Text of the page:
Who pays much attention to a car’s coolant system? Not many people; most just add some water if the coolant tank when it gets low. Frankly, you might want to pay closer attention to this part of your car or truck, though. Especially if it is an older vehicle, there is some maintenance involved that could save you some big money down the road. Before we get into the maintenance part, though, let’s look at what the coolant system in your car does.
The primary job of a cooling system is to remove the excess heat generated as your engine runs. As a result of burning gasoline, the coolant temperature in an engine can heat up to well over 200 degrees, and that energy has to go somewhere! That’s when your radiator and engine coolant start working. The coolant absorbs engine heat and transfers it to the radiator where it is dissipated into the outside air.
As a car owner, you should know that a major factor that affects the reliability of your cooling system is the frequency of regular maintenance it receives -such as coolant changes and checks of hoses and belts. Motorists should consult their owner’s manual for specific recommendations about how often to check belts, hoses and coolant system flushing. A coolant flush is a technique where the old coolant in the engine is power-flushed out and removes the dirt and sediment that has accumulated over the years.
Something that all drivers should know how is how to check the coolant level in their cars. It should be regularly checked at the reservoir and there are indicator lines that will show you what level it should be at. If you are unfamiliar with what your car’s coolant reservoir looks like, and how indicator level lines work, consult your owner’s manual. If the coolant is low in the reservoir, a 50/50 mix of approved antifreeze and water should be added. By the way, when the coolant level is checked, do a visual inspection of hoses, belts for age-related cracks, and the radiator for any coolant leaks.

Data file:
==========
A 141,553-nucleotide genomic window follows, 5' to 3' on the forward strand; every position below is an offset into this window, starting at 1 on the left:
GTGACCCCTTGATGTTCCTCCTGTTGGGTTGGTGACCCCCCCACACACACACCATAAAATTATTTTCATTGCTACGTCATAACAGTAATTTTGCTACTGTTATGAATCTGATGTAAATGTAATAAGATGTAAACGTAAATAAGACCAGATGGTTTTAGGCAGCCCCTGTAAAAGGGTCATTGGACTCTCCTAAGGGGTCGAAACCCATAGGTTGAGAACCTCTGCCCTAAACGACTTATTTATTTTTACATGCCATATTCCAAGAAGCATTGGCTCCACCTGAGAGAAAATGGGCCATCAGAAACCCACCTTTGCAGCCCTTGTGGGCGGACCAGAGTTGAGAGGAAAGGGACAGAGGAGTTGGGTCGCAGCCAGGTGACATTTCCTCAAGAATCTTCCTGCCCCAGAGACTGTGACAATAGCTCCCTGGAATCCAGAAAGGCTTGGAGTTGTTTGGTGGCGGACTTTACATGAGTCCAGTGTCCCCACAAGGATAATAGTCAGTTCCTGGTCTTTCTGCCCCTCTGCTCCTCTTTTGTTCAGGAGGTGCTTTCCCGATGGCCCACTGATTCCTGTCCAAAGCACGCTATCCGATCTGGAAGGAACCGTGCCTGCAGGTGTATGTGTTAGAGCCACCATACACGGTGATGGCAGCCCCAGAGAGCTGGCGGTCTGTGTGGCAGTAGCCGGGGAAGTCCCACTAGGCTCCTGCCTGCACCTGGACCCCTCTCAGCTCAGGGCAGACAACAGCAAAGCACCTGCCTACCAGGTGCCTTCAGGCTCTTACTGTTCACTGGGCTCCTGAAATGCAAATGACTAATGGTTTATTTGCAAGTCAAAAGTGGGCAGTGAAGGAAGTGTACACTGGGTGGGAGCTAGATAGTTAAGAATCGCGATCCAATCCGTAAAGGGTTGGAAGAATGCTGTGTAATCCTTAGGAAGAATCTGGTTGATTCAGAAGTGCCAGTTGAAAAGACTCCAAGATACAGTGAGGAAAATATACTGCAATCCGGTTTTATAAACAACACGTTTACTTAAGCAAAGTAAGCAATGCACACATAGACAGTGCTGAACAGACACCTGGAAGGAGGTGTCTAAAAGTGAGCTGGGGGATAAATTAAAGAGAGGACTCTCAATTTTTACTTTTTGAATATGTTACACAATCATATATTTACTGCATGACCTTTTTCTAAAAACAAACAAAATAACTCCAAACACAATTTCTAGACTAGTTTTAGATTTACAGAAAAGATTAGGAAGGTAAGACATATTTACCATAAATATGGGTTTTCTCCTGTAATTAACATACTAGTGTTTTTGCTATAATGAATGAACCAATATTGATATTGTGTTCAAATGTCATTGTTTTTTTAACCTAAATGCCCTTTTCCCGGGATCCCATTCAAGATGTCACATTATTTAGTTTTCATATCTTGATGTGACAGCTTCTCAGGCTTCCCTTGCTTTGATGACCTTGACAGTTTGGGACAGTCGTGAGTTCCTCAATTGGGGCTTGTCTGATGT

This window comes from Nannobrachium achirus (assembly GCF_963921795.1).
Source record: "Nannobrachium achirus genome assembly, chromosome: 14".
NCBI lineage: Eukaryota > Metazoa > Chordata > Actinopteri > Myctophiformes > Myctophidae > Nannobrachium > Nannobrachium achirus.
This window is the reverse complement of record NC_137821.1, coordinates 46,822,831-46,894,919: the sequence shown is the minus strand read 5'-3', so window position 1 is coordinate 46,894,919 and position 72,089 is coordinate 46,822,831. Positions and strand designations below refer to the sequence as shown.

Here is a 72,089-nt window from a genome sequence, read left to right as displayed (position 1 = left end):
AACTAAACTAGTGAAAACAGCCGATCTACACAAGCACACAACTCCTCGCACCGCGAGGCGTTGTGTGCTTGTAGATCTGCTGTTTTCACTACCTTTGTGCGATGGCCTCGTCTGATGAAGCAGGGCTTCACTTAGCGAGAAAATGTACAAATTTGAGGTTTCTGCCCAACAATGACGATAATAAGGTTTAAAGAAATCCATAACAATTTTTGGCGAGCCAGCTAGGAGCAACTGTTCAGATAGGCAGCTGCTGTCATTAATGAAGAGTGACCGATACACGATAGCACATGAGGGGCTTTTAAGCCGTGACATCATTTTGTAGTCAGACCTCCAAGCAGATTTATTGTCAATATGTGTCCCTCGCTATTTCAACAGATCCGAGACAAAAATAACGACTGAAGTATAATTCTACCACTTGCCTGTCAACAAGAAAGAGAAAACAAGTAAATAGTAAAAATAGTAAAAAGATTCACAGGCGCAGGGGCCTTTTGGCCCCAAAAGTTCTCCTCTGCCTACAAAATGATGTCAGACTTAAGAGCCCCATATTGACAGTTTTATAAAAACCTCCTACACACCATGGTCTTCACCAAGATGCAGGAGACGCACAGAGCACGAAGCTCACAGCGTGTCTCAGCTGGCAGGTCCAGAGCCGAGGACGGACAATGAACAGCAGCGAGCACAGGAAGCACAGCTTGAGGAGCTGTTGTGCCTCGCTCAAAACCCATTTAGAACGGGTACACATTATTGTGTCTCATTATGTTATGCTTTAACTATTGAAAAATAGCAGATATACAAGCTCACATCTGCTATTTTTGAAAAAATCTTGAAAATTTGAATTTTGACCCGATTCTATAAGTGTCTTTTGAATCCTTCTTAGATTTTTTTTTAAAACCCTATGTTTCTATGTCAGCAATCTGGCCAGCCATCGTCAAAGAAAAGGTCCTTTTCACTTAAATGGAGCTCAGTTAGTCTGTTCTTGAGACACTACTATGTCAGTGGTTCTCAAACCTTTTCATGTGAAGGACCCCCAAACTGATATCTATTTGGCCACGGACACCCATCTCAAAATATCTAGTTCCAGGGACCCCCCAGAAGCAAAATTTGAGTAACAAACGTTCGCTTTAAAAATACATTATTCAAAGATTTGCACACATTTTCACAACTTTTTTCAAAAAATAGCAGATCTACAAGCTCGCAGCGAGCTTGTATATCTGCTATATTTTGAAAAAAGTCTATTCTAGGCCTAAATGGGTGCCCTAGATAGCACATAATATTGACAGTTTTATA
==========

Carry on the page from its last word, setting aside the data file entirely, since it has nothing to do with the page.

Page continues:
Drivers should always be aware of signs of trouble, particularly with older cars. Obvious signs of cooling system problems are the vehicle temperature gauge on the dash rising near the danger zone. If the temperature gauge does rise into the red zone, you can be almost certain that you have a cooling system problem of some sort. If see leakage of a green fluid inside your car, under the hood, or on the ground under your car, you likely have a coolant leak and should consult a mechanic too.
The coolant systems in today’s cars are very reliable and only need periodic maintenance. If you attend to the manufacturer’s maintenance schedule and perform a visual inspection periodically, your car’s coolant system should last for many years.
Article Source: Hoffman Chrysler Jeep Dodge